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Tax Changes Could Boost Recycling Infrastructure

Chancellor Philip Hammond said more than 162,000 responses were received for the department’s call for evidence on plastic waste, showing “an extraordinary” level of public interest. He has published a summary of responses and proposed Government actions in Tackling the Plastic Problem. Treasury officials said will examine ideas raised including using the tax system to shift demand towards using recycled plastic in manufacturing, encouraging more sustainable design, reducing demand for single-use plastic items and an incineration tax. The Treasury said some respondents felt that including waste exported for recycling within UK performance measures, “further discourages investment in recycling capacity”, while recyclers, in particular, suggested that packaging recovery notes (PRNs) and PERNs having equal value “encouraged the export of waste for recycling”. They called instead for a tax on exported waste to support domestic recycling. There was also support for using tax to change the relative value of virgin and recycled polymers, to increase demand for the latter and encourage and expansion of recycling capacity. Public backing for proposals to combat single-use plastic waste could lead to the Treasury implementing a tax on virgin polymers and exported waste in order to stimulate the market in secondary materials. Orginal Source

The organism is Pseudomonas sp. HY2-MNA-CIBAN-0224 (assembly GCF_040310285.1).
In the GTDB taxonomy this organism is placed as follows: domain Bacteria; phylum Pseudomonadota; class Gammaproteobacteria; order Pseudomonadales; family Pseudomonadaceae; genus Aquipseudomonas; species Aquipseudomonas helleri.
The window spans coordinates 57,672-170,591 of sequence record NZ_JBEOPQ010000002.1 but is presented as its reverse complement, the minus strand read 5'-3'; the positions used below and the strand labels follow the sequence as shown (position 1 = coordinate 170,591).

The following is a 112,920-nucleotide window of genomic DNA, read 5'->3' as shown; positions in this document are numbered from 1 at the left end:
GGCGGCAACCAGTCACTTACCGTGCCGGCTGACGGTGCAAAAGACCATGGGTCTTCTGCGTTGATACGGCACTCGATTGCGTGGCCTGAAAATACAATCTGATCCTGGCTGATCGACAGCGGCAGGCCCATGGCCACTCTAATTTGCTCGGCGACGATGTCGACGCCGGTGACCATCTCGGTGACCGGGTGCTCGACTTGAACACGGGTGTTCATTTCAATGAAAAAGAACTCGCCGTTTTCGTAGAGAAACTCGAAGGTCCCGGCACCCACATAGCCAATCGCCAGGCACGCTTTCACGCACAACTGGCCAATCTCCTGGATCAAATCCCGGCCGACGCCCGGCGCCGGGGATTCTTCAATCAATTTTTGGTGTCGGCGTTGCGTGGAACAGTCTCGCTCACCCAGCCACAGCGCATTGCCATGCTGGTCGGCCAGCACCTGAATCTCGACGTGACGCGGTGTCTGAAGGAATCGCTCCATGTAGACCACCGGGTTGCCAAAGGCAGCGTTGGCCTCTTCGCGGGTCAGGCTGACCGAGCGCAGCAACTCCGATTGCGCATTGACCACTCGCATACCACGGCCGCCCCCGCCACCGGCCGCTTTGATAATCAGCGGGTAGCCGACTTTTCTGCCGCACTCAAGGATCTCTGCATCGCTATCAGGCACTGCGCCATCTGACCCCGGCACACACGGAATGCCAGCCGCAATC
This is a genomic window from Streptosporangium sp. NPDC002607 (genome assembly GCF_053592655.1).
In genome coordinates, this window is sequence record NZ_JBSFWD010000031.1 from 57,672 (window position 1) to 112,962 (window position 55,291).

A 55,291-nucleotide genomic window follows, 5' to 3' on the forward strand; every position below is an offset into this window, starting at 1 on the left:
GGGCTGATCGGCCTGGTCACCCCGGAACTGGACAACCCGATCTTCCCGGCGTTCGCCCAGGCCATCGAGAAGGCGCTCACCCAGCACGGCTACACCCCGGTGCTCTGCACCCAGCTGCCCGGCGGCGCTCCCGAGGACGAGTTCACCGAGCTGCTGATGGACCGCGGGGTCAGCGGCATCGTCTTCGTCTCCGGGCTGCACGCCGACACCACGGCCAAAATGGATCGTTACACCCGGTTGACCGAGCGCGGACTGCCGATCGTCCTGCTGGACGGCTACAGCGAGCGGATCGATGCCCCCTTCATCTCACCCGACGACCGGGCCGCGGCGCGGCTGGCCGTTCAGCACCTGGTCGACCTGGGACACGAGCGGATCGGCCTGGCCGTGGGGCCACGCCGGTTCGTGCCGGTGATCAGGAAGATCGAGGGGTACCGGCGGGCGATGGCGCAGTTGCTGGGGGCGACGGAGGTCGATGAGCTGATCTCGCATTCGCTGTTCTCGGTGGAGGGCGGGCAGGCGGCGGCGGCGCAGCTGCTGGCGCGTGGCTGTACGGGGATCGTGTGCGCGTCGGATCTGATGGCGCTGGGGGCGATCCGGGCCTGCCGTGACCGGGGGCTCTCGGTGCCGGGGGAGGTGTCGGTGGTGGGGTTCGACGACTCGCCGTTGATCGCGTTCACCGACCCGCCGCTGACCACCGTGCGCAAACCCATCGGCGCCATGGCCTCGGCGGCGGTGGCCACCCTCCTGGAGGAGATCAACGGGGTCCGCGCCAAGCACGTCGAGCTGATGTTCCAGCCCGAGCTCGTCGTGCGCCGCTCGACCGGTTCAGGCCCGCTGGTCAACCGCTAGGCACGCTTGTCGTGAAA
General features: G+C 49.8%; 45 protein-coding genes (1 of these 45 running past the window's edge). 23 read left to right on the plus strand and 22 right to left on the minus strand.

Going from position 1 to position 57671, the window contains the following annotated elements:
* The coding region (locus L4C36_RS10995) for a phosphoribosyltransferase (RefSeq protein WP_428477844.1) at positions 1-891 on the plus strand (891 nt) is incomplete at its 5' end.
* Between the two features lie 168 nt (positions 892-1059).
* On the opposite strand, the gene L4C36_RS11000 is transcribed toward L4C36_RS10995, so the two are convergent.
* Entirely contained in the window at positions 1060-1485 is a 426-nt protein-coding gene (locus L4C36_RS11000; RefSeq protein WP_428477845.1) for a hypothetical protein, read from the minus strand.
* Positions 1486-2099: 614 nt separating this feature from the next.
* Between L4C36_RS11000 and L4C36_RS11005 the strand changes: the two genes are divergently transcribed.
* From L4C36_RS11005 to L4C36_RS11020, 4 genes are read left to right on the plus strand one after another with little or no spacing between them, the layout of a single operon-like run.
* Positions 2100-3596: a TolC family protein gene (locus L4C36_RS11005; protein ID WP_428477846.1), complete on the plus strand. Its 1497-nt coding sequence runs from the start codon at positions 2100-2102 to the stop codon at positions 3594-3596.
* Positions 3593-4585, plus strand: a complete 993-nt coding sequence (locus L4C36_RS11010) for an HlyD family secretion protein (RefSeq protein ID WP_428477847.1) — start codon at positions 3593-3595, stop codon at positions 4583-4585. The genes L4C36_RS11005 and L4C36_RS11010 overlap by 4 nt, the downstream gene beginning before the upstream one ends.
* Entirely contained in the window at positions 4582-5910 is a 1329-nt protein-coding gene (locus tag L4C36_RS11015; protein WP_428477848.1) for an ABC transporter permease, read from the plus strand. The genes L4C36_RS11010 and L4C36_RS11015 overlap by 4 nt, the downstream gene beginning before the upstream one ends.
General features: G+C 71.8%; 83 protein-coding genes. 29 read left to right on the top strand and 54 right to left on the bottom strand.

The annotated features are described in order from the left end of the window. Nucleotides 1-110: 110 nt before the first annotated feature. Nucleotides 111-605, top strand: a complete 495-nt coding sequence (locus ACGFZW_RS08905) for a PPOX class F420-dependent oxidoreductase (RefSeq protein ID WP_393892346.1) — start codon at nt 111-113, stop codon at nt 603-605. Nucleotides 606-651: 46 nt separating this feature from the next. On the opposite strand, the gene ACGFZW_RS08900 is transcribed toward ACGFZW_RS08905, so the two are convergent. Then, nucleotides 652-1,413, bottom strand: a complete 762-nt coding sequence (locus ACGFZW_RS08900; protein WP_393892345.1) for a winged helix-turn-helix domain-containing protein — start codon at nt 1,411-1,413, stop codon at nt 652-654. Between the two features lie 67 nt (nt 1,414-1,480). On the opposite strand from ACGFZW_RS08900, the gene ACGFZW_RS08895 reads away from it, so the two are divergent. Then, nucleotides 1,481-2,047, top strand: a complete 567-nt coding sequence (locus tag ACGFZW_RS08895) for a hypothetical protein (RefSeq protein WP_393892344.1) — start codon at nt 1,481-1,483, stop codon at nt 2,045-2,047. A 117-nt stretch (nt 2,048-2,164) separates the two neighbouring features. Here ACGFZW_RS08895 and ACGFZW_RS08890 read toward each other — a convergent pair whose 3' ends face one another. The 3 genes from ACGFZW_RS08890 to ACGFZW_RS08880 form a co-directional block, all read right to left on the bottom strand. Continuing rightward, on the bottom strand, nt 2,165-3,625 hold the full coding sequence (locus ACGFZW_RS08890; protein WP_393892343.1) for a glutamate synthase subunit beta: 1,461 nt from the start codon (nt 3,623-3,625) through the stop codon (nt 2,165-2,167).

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More than 25% of UK households don't know what energy tariff they have

More than a quarter of households do not know if they are on the most expensive standard variable tariffs (SVTs) for gas and electricity and around one in 20 do not know who supplies their energy, a survey suggests. The poll for Bulb Energy found 6 per cent of people do not know who their supplier is, while 28 per cent either do not know or are not sure if their household is on a poor-value standard tariff. This figure rises to 53 per cent of 18 to 24-year-olds, while a relatively low 16 per cent of 55- to 74-year-olds are in the same position. The poll also suggests that households may be confused over whether they have switched away from SVT tariffs. Some 44 per cent said they had switched in the past year, but Bulb cited industry body Energy UK figures showing that 22 per cent of the UK’s 27.1 million households switched last year. Bulb said it was surprised that half of the “most technically savvy generation” appeared not to know what type of tariff they were on, but said this could be due to 18- to 24-year-olds typically renting accommodation and mistakenly believing they were unable to switch, or inheriting prepayment meters at properties that often carry restrictions on switching. Orginal Source